But as strong as those efforts were, other players from Big 12 schools didn't fare nearly as well in their Super Bowl moments. Here are the five most infamous moments or performances from a Big 12 player in Super Bowl history.

1. Buffalo running back Thurman Thomas (Oklahoma State) loses his helmet: The College and Pro Football Hall of Famer had one of the most notorious moments of his career when he lost his helmet at the start of Super Bowl XXVI against Washington. Typically, Thomas placed his helmet at the 40-yard-line before a game, but it was moved in order for a stage to be set up for Harry Connick Jr.'s rendition of the national anthem before the game. He scrambled to find his helmet, causing him to miss Buffalo's first two plays from scrimmage. It was the start of a miserable performance in which he rushed for only 13 yards on 10 carries in a 37-24 loss to the Redskins.

2. Jack Pardee's (Texas A&M) long ride on Larry Csonka's back: The veteran Washington linebacker was hoisted for nearly 30 yards by Miami fullback Larry Csonka on a pivotal 49-yard run in Super Bowl VI. The play has been replayed in countless NFL Films showings over the years as emblematic of the Dolphins' domination in the 14-7 victory. Even worse, it was the final game of Pardee's proud 15-season career.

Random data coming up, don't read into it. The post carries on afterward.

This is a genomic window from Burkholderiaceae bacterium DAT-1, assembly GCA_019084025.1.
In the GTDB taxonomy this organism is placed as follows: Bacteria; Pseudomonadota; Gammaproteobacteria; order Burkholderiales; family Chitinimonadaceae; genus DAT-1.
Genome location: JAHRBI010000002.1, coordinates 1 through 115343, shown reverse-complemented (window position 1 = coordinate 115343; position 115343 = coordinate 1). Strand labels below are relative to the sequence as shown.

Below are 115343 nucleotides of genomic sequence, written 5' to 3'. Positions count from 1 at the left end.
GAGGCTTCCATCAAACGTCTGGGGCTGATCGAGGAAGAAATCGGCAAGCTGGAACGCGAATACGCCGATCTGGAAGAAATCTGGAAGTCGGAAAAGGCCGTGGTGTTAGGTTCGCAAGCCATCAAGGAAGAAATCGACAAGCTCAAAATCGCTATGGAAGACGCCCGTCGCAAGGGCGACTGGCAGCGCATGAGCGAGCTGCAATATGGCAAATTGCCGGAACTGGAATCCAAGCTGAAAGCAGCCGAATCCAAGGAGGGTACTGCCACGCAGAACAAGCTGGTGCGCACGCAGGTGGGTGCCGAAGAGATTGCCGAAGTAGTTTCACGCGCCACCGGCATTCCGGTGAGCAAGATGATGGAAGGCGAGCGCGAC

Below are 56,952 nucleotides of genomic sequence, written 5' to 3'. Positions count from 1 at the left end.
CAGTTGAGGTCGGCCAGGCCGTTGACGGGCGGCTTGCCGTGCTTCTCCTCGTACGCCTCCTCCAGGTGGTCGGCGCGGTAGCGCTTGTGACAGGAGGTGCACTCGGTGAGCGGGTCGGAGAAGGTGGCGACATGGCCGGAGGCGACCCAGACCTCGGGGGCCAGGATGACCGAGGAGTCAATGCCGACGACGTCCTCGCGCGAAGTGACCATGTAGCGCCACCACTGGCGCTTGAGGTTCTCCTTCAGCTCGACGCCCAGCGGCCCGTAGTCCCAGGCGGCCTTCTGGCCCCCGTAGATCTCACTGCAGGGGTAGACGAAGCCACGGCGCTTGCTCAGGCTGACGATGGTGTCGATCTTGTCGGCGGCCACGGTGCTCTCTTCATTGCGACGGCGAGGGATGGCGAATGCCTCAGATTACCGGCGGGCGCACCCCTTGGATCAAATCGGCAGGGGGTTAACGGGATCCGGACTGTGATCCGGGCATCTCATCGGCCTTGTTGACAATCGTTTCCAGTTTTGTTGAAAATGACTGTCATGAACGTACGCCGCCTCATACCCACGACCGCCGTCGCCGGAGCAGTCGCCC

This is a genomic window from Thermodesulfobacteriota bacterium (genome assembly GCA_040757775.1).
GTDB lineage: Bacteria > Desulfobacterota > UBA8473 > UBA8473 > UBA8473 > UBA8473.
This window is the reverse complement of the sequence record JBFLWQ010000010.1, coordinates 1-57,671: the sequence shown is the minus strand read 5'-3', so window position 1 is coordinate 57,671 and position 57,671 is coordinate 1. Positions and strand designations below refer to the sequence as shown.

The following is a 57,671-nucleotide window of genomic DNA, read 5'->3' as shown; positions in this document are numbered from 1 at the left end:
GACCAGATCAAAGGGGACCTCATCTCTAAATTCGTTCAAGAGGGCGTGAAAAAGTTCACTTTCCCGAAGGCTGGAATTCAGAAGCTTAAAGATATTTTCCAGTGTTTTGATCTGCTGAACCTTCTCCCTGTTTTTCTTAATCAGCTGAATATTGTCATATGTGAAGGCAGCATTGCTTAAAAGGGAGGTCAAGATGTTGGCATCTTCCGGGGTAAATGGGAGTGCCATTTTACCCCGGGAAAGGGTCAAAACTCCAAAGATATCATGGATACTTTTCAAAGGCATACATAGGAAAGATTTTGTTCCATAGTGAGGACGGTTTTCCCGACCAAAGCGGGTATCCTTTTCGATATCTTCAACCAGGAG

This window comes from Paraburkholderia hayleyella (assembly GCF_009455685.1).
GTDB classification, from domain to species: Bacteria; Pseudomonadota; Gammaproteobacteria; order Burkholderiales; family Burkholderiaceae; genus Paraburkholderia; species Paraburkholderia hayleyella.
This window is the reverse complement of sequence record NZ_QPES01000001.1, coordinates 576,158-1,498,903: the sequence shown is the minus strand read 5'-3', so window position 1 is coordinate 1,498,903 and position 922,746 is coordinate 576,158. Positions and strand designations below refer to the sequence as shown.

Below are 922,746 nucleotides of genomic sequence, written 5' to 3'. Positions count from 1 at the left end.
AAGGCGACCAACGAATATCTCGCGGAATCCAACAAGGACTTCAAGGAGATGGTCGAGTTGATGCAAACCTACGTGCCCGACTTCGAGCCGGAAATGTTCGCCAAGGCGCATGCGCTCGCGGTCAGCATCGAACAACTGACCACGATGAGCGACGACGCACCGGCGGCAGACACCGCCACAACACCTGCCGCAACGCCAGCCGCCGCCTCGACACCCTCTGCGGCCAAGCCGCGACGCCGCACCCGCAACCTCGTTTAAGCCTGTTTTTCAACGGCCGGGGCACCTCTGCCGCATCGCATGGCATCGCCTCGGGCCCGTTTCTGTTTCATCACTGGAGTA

3. Justin Hartwig’s (Kansas) holding call in the end zone almost cost the Steelers: Pittsburgh was poised to ice its Super Bowl XLIII victory after Ben Roethlisberger's 19-yard pass got them out of a third-and-10 hole from their own 1-yard line late in the game against Arizona. But Hartwig was flagging for holding in the end zone on the play, leading to a safety that pulled the Cardinals within 20-16. Even worse, Arizona stormed back to take the lead two plays later when Kurt Warner hooked up with Larry Fitzgerald on a 64-yard TD pass.

Hartwig was saved from being one of the biggest goats in Super Bowl history when Roethlisberger marched the Steelers on a game-winning touchdown drive, capping it with a 6-yard TD pass to Santonio Holmes with 35 seconds left. Otherwise, we would still be hearing about Hartwig’s bonehead play -- the only time an offensive lineman has been flagged for holding in the end zone in Super Bowl history.

4. Donny Anderson (Texas Tech) levels the "The Hammer": Before Super Bowl I, Kansas City defensive back Fred "The Hammer" Williamson vowed that he would knock out a Green Bay player with "his hammer," a well-placed forearm shiver. Instead, Green Bay running back Donny Anderson, a former Texas Tech player, caused a concussion for Williamson when his knee collided with Williamson's head early in the fourth quarter of Super Bowl I. Williamson also suffered a broken arm on the play when his teammate, linebacker Sherrill Headrick, fell on top of him. The play has been immortalized by NFL Films for the reaction of Anderson's Green Bay teammates along the sidelines after it occurred.